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— The election isn't until 2006, but the campaigning, at public expense, seems to have already begun. Late last week, a slick, full-color brochure, headlined "Fly into the Future," showed up as an insert in the La Jolla Village News. It was sent out by the San Diego County Regional Airport Authority, the outfit set up three years ago by the state legislature at the behest of then-Democratic senator Steve Peace to take over Lindbergh Field and push for a new airport at a yet-to-be-determined location. Under the Peace bill, the matter of a new airport will be put before county voters in two years hence, and some polls show public resistance to the idea, motivating airport boosters to go into high gear. "If we expect our sons and daughters, our grandchildren, and their children to experience the quality of life that makes San Diego so special to all of us, we must demonstrate a determined vision and a firm dedication to getting important things done," says Joe Panetta, a local biotech-industry lobbyist pictured in the piece.

"There is as much as a $93 billion -- yes, that's billion -- economic opportunity cost to our region if we don't resolve our airport capacity when Lindbergh is maxed out, and that translates to tens of thousands of good jobs in a growing region," says another testimonial, this one by Julie Meier Wright, who makes about $250,000 a year in her own job as executive director of the taxpayer-bankrolled San Diego Regional Economic Development Corporation. Another photo features a beaming Joe Craver, a defense-industry consultant and campaign donor to Mayor Dick Murphy who chairs the airport authority board, a gig that pays him $139,500 a year.

Yet another flattering mug shot is that of airport authority executive director Thella Bowens, who recently got a 3.7 percent raise to bring her salary to $217,770, in addition to a $14,000 "performance" bonus the board gave her in closed session. The mail piece insists that "NO local tax dollars would be used to build a new airport." Authority spokeswoman Diane Lucero says that the mailer, more than a million copies of which are being inserted in 26 local newspapers at a total distribution cost of $48,451 between now and the end of the year, is consistent with her agency's mission to "educate and inform the public" about the airport and its capacity issues and is not intended to influence voters' choices in the upcoming 2006 airport election. The piece, the first of a series, was put together by a firm run by ex-Evening Tribune reporter Tom Gable called GCS Public Relations, which recently began work on a "not to exceed" $2.5 million, three-year contract with the authority. Printing, done by Diego & Sons, a GCS subcontractor, cost $67,500, according to Lucero. In addition to the inserts, another half million copies of the brochure will be available for the edification of passengers at Lindbergh.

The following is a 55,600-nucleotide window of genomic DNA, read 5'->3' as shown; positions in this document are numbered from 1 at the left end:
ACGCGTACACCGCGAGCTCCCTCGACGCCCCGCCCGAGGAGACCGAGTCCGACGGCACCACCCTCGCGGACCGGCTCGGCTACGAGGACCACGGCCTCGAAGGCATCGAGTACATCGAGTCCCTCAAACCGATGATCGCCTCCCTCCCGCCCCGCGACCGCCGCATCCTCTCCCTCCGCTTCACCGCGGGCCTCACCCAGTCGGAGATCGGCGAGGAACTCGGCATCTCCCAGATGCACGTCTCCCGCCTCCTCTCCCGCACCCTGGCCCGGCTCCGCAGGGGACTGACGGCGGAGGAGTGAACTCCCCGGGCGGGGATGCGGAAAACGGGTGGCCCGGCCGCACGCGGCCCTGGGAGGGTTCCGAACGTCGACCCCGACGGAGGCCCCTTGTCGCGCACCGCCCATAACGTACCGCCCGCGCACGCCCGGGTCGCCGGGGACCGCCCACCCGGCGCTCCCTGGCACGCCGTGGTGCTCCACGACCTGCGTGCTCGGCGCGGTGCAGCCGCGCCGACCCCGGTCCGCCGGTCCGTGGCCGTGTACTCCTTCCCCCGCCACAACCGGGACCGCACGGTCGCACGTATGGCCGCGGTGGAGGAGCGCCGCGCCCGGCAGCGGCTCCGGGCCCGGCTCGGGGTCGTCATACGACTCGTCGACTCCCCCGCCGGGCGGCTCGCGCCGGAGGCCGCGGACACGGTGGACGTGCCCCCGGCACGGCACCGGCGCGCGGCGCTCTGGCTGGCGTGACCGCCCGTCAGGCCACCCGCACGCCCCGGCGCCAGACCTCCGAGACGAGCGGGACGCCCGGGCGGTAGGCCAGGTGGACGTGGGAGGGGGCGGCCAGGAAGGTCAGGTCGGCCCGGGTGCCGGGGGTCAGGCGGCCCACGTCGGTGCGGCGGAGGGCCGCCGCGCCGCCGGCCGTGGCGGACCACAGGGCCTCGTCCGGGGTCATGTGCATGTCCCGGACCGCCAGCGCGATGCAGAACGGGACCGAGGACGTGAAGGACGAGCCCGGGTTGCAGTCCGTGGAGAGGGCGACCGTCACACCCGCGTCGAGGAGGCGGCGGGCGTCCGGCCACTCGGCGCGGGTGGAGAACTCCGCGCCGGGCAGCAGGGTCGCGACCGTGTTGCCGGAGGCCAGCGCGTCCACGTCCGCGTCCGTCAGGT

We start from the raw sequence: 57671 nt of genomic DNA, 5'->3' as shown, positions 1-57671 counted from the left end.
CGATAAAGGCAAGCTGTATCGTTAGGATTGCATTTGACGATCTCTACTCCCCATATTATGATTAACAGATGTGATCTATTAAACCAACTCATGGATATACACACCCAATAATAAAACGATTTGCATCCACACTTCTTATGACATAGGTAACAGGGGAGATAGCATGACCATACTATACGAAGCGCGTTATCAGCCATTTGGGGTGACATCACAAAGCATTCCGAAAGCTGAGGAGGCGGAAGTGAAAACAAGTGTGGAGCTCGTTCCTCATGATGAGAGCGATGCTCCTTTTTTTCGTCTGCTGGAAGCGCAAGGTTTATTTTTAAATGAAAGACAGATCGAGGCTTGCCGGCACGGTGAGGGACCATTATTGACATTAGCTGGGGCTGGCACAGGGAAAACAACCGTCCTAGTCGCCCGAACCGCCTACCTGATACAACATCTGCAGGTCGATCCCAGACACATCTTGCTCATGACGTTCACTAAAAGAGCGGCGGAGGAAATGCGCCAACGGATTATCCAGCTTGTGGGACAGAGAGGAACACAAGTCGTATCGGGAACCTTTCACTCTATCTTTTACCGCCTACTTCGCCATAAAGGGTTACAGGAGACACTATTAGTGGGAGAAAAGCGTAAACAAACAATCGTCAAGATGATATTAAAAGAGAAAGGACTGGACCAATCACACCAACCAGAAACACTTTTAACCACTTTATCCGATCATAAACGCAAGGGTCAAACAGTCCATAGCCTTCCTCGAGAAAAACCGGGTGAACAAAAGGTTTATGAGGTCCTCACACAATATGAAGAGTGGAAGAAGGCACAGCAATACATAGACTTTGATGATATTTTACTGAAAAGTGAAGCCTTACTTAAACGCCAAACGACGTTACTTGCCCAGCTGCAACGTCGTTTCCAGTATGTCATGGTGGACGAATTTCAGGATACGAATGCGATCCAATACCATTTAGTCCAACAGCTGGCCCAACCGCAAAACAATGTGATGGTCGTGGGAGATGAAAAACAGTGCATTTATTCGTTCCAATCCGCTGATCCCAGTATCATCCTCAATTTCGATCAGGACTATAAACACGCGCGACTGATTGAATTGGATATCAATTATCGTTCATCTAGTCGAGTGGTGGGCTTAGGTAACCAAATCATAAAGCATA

Falling bodies National City has experienced the biggest population drop of all cities in the entire state of California, falling a full 5 percent -- from 60,000 to 57,000 -- over the calendar year of 2003, according to state census estimates. Gary Bonelli, spokesman for the San Diego Association of Governments, says that his agency's demographers attribute the fall-off largely to Navy and Marine personnel being sent abroad during the Iraq War and their families leaving National City to return to their hometowns. San Diego County as a whole grew an estimated 1.5 percent in the same period, from 2,976,100 to 3,017,200. The city of Elk Grove, a suburb of Sacramento, grew the most, 27 percent, to 191,100 ... Scripps Institution of Oceanography has just inked a lucrative new deal with BP America, the big oil company, to provide research into ocean-floor changes. "This research will enable BP to understand better the magnitude of these changes, leading to the improved design of offshore facilities," according to a Scripps news release.

Familiar arena That "ad hoc" committee about what to do with the old Sports Arena in the Midway area, formed by San Diego city councilman Michael Zucchet, indicted in the Cheetahs strip-club scandal, has finally come up with its draft conclusions: move the arena, keep Kobey's Swap Meet, get rid of strip clubs, build new condos and stores, and raise the present height limit from 30 feet to as much as 85 feet in some cases. Committee members include Ernie Hahn , whose father Ron has the city lease on the arena and could be in line for a piece of any new city-sponsored downtown arena, as well as others with a financial interest in building out the Midway district. "The desire for a National Basketball Association and National Hockey League team, coupled with the need for an arena to support the San Diego Convention Center or other facility, will likely mandate that a new arena be built downtown or in Mission Valley," the draft says. Committee member Vance Spurrier, a carpenter from Ocean Beach who found himself on the losing end of several pro-development votes, says many of those with possible conflicts of interest should have abstained from key decisions. "My problem is the makeup of the board," says Spurrier. "It was packed with all kinds of special interests." He adds that he suspects the recommendation of lifting the height limit to permit high-rise density is designed to create "financial pressure" from area developers to ultimately move nearby Lindbergh Field.